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WISCONSIN NEWS ROUND-UP: Milwaukee Archdiocese offers bankruptcy reorganization plan

MILWAUKEE - Almost every one-of-every-four people who claimed they were sexually abused by priests in the Milwaukee Archdiocese would be compensated under a plan put forward today.  

The church was filing a bankruptcy re-organization plan with a federal court, that outlined how the church would pay its creditors -- mostly people abused by Catholic priests over a period of decades.  The archdiocese plans to set aside four-million-dollars -- by far the smallest settlement proposed in any of church's bankruptcy cases throughout the country.  Officials said insurance companies might be sued to pry out some more money for the victims they serve.  And the church would borrow up to two-million dollars from a fund that maintains Catholic cemeteries in the 10-county archdiocese.  Archbishop Jerome Listecki said no amount of money would be satisfactory.  He said the church was already insolvent and quote, "What we're trying to do is the best we can with what we have."  A committee for the creditors did not immediately comment.  Peter Isley  of the Survivors Network for Those Abused by Priests called the four-million dollar offer an "obscene gesture."


A pedestrian killed by a passing train in downtown Ladysmith was identified today as 28-year-old Jacob Lebal of Ladysmith.  Authorities are continuing to investigate how he died.  The mishap occurred around noon yesterday on the Canadian National railroad tracks.  Lebal died at a Ladysmith hospital.


Governor Scott Walker said today he would support an optional holiday for state employees to celebrate the birthday of Hispanic union organizing leader Cesar Chavez.  One of the Legislature's two Latino members -- Milwaukee State Assembly Democrat JoCasta Zamarripa -- is proposing the measure, which failed to pass in previous sessions.  Then again, it never received support from the Republican Walker until now.  He said the idea of honoring Chavez is fine with him, as long as it doesn't cost the state any money.  State employees could take the union activist's birthday off -- March 31st -- as long there are enough other people can keep the government running, and those who take the holiday work on another holiday during the year.  Today, Walker shrugged off suggestions that would oppose Zamarripa's bill due to Chavez' work in creating the United Farm Workers -- and the fact that Walker put a huge crackdown on state government unions.  A Walker spokesman said the governor has always believed that private-sector unions are partners in job creation.  Nationally, Republicans are trying to reach out to minorities for support -- but Walker denied that his support for a Chavez holiday has anything to do with his possible run for the presidency in 2016.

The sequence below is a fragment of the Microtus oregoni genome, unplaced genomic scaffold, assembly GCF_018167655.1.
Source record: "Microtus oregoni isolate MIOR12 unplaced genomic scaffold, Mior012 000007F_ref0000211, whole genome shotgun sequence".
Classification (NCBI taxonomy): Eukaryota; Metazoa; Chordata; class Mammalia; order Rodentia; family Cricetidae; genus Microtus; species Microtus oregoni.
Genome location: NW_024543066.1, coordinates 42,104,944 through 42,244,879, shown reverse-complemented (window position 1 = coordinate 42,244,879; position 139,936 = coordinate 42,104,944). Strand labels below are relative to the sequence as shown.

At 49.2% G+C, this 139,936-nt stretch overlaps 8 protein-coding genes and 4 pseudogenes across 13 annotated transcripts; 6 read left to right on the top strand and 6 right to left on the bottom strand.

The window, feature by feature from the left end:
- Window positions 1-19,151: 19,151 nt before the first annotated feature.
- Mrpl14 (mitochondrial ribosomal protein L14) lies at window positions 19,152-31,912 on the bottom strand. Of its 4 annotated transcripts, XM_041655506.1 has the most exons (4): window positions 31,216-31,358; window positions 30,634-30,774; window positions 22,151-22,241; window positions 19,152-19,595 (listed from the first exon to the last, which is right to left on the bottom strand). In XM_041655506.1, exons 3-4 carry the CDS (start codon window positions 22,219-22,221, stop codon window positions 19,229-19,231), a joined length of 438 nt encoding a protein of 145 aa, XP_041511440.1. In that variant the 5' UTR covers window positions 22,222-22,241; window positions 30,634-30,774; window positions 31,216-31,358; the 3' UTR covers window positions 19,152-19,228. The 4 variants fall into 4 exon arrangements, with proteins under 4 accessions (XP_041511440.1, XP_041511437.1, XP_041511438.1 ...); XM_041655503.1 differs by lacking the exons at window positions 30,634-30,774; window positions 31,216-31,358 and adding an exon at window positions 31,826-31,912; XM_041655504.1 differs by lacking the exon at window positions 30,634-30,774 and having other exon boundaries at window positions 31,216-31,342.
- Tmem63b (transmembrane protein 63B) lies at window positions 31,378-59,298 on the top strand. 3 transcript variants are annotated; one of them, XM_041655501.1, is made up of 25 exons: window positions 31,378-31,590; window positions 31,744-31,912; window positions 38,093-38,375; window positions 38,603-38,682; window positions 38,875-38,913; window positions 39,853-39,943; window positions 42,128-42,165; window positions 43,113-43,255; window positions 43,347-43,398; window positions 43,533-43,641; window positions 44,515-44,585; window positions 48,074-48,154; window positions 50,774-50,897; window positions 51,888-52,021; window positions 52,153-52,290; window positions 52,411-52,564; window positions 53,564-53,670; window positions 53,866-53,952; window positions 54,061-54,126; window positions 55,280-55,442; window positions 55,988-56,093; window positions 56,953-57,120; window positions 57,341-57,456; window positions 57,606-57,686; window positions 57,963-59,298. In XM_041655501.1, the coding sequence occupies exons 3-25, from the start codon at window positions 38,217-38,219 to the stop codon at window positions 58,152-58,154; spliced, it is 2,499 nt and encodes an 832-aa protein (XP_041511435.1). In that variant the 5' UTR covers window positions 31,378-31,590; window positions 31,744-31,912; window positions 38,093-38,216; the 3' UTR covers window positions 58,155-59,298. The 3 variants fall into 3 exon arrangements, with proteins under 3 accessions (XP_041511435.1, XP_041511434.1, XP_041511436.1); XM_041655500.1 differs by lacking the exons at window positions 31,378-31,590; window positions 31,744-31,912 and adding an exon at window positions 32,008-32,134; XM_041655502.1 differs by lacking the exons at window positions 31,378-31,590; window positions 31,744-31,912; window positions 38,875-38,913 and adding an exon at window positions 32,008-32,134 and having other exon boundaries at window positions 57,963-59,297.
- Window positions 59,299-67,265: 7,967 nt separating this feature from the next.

A bill designed to protect student information was endorsed today by a Wisconsin State Assembly panel.  The education committee originally deadlocked 5-5 on the measure -- but a member who was not there cast the deciding vote later on.  The bill puts new restrictions on the state Department of Public Instruction and private firms over information they collect on school youngsters.  Whitewater Republican Steve Nass joined the panel's four Democrats in voting no.  The bill had been recommended by a task force which reviewed the state's Common Core education standards.  Also, the panel delayed a vote today on a bill to prohibit schools from collecting bio-metric data from students -- things like finger-prints and eye-scans.  Changes to the measure are reportedly being considered.